I have recently been reviewing the preparation of the dinitro compound and the last paper on the subject (Page & Heasman; JChemSoc, 1923, pp3247-3255; Nitration of p-dichlorobenzene) showns that the best yield of the dinitro compound is obtained under quite modest conditions: less concentrated acid and similar reaction times though higher temperatures than I used above!! So I am going to give it a go. Also Hollander & Haeften (1920) outline the preparation of the 2,5-dinitro-1,4-dichlorobenzene preparation via the mono amino-2,5-dichloroaniline -> acetylation -> nitration to 4-nitro-2,5-dichloroaniline -> final product via the diazonium nitrate but were short on details. This looks doable too.


[Edited on 30-11-2020 by Boffis]
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[*] posted on 12-12-2020 at 06:41


@AvBaeyer. I have just done a little experiment with p-dichlorobenzene and bromobenzene on a TLC plate. When first spottedthey are clearly visible but by the time the TLC has finished development, say about 10mins, the spot is already much weeker. Bromobenzene had disappeared withing 30mins and p-dichlorobenzene was only just discernable. The TLC illustrated in the photo above are now almost blank too, only the lower central spot on the right hand plate is still clearly visible. I have learned to draw on the spots with a soft pencil as soon as they have been done or photographed for just this reason.
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[*] posted on 12-12-2020 at 08:25


Extremely cool to see this old talking point finally become reality. But is an amination in the cards? :D



[Edited on 04-20-1969 by clearly_not_atara]
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Boffis
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[*] posted on 12-12-2020 at 09:24


@clearly_not_atara, yes over the next few days I am going to try a both reduction to 2,5-dichloroaniline and dinitration of the mononitro compound. I have just be doing some experiments with nitration mixtures that are homogeneous. I though I had been successful with a mixture of 55ml of conc. sulphuric acid, 13.6g of NaNO3 and 12ml of 70% nitric acid. I mixed the reagents; they become warm (perhaps 30-35 C) and after 10 minutes stirring I had a nice clear homogeneous solution. I left it to cool to room temperature and still a nice clear liquid. I poured it into a dropping funnel and it instantly froze, half in the flask and half in the funnel connected by an icicle of solid stuff followed by a lot of unrepeatable vocabulary! :):(
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[*] posted on 12-12-2020 at 09:48


Nice to hear that others are also improving their vocabulary at times. :) I can imagine that supercooled nitration mix in the funnel stuck in. Yuck. :)

A few days ago I came across an article in which I found an interesting step: apparently 1,4-dichlorobenzene can be acylated too and would yield 2,5-dichloro-acetophenone. The conditions seemed relatively tame (maybe ZnCl2/Ac2O, but I'm not sure) and the yield was decent too. This step -if worked- could open a whole new area of possibilities in further derivatization.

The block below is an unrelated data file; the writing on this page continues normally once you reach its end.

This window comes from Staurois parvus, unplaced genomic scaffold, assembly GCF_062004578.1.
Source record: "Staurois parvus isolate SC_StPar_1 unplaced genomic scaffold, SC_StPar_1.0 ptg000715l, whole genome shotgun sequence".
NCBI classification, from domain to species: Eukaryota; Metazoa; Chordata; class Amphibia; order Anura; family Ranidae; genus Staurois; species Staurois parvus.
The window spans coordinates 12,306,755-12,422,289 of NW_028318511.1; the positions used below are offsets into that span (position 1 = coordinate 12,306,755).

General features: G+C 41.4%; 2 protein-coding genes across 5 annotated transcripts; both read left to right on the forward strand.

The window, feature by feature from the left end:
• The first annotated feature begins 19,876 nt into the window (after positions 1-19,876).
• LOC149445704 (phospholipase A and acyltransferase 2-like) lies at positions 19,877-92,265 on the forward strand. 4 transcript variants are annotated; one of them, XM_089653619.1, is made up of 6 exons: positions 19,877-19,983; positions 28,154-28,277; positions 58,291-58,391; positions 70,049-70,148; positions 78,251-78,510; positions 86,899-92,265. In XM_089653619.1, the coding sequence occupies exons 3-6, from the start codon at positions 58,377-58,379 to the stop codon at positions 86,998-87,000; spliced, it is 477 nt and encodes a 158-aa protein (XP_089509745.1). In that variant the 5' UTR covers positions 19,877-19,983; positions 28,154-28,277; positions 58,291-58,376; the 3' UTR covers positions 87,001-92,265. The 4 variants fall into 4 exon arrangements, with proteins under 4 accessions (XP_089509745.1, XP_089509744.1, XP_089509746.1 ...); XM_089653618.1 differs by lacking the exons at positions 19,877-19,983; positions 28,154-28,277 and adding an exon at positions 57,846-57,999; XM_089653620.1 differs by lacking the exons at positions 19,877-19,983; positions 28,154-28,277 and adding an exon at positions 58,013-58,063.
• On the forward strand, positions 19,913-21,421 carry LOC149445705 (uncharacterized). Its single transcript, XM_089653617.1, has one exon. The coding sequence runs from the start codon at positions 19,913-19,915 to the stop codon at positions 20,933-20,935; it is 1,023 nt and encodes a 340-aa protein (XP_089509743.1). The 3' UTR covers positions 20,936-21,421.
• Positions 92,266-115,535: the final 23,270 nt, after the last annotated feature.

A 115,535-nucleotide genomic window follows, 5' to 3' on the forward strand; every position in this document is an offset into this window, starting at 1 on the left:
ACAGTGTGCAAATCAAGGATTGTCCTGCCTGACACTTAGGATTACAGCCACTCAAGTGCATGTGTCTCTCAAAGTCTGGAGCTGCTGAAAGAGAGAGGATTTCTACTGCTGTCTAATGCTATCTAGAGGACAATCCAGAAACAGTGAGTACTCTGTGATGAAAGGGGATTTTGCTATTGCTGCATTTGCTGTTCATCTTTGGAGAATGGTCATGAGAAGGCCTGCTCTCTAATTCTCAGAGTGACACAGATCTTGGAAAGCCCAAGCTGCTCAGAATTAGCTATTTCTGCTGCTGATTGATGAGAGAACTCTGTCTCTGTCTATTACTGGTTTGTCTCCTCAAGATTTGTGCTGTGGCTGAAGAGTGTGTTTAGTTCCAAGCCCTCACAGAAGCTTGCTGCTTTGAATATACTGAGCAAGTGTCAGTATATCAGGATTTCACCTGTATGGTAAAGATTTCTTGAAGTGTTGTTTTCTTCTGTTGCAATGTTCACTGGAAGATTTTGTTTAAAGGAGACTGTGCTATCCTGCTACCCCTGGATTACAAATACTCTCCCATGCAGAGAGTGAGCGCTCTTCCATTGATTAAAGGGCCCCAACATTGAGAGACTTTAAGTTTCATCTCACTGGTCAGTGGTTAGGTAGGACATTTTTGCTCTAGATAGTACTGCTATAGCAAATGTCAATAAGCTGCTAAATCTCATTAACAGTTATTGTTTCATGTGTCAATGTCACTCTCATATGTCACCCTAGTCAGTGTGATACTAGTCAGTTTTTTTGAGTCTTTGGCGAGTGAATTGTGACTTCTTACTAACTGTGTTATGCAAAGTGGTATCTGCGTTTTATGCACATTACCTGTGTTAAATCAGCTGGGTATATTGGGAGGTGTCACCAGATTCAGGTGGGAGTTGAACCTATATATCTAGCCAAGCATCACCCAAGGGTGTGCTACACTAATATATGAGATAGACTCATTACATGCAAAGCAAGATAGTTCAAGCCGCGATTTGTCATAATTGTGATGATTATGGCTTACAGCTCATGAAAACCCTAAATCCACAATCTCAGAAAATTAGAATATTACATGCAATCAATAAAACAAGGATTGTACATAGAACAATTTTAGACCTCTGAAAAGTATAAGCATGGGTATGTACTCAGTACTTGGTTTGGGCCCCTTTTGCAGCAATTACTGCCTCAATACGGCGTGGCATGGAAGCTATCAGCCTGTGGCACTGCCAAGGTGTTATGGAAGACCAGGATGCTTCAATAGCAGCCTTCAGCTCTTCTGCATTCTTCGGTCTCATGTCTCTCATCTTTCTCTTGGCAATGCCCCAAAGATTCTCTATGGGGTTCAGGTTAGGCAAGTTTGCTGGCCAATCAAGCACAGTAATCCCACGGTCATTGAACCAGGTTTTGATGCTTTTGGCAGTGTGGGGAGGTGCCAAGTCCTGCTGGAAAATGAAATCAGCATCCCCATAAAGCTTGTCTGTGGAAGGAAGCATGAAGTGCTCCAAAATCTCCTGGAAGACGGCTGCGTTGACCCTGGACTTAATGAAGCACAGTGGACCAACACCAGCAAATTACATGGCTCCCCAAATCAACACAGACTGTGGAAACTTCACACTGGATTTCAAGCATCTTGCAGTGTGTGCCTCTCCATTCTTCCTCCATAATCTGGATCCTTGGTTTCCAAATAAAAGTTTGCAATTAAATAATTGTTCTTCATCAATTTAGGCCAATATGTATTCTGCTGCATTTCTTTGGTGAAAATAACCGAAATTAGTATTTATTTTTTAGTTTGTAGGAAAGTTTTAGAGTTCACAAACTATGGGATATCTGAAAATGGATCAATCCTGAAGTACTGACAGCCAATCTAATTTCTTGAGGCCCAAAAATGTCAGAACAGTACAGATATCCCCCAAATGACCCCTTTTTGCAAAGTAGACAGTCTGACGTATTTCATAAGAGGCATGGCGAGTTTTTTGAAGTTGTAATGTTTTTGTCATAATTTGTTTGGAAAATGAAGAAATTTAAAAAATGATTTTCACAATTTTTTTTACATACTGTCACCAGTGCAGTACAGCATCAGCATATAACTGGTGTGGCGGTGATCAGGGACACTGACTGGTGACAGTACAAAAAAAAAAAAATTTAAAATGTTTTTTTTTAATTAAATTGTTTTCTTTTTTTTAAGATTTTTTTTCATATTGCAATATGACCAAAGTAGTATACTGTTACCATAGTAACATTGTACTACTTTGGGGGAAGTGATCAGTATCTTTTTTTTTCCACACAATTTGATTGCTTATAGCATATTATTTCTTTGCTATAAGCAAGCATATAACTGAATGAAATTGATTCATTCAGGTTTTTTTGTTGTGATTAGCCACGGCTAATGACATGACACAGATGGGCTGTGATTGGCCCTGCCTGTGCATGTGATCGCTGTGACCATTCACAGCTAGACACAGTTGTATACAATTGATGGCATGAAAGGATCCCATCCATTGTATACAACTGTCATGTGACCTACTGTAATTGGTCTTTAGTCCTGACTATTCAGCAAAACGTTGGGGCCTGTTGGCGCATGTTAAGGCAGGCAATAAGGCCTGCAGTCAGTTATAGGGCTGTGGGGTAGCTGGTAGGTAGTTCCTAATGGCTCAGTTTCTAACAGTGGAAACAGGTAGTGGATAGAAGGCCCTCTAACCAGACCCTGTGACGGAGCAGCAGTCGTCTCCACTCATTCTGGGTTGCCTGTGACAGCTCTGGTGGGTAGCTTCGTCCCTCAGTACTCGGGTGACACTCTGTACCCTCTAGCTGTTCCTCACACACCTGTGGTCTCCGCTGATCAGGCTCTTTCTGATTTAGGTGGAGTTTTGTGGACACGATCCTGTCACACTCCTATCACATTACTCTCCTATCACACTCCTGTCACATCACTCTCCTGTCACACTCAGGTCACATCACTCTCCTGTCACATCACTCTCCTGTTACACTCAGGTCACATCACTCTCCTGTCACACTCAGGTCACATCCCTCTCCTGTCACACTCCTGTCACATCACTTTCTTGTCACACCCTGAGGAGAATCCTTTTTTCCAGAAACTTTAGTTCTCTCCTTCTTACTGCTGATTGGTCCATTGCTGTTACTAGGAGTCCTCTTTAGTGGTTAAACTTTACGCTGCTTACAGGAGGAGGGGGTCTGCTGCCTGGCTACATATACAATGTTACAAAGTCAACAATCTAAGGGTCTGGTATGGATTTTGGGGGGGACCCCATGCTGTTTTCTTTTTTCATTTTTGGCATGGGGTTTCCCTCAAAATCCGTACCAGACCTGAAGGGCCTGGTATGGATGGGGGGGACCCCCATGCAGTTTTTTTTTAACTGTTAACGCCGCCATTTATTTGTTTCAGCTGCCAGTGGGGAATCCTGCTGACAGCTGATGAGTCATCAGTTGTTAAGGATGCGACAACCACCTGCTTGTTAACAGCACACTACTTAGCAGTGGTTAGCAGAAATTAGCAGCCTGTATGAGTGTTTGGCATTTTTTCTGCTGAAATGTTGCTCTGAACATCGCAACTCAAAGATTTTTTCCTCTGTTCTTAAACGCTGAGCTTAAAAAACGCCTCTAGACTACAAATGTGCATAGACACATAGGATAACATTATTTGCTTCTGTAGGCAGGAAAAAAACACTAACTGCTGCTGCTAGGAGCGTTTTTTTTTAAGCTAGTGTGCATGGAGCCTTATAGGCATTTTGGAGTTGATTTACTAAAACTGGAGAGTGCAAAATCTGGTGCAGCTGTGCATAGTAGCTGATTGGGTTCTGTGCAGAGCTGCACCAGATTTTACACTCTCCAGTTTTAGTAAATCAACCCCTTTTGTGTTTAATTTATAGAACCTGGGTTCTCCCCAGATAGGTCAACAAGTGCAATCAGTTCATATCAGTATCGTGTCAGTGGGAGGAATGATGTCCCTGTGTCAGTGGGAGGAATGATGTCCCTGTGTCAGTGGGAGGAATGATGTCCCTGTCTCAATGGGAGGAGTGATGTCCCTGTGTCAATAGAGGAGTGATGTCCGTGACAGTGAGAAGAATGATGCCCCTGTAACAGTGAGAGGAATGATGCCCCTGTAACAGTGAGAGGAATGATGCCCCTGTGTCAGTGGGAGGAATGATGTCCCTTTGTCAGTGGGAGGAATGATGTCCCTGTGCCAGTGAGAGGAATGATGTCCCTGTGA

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[*] posted on 12-12-2020 at 10:37


Hi Pumukli, you don't happen to have that reference do you? The only comparable reaction I have seen referred to is benzoylation under fairly drastic condition posted by Nicodem in the thread I linked above.

I have managed to melt my rouge nitrating mixture with a methylated spirit lamp. On standing in a beaker it crystallised again into long prisms but there didn't seem to be much liquid left so god only knows what is happening. I thought if it was bisulphate I may be able to filter it off with a glass frit funnel and just use the liquid portion but there doesn't seem to be very much of it!
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[*] posted on 20-1-2021 at 07:55


Well I ran an attempt to reduce 20g of dichlorinitrobenzene to 2,5-dichlloroaniline yesterday. The reduction seems to have worked well and I got a very dark brown oil that smells similar to dimethylaniline, a very pungent and slightly unpleasant aromatic smell. It dissolves rapidly and almost completely in hot 10M H2SO4. Its strong smell made me think that it is fairly volatile for a compound that boils at 246 C so I tried steam distilling it. This worked but is very slow and I am now looking for other means, maybe vacuum distillation. The procedure is mentioned in many texts but details are seriously lacking. Most simply state something along the lines of "reduced with iron in the same manner as nitrobenzene" with no details of the work up which turned out to be the tricky bit.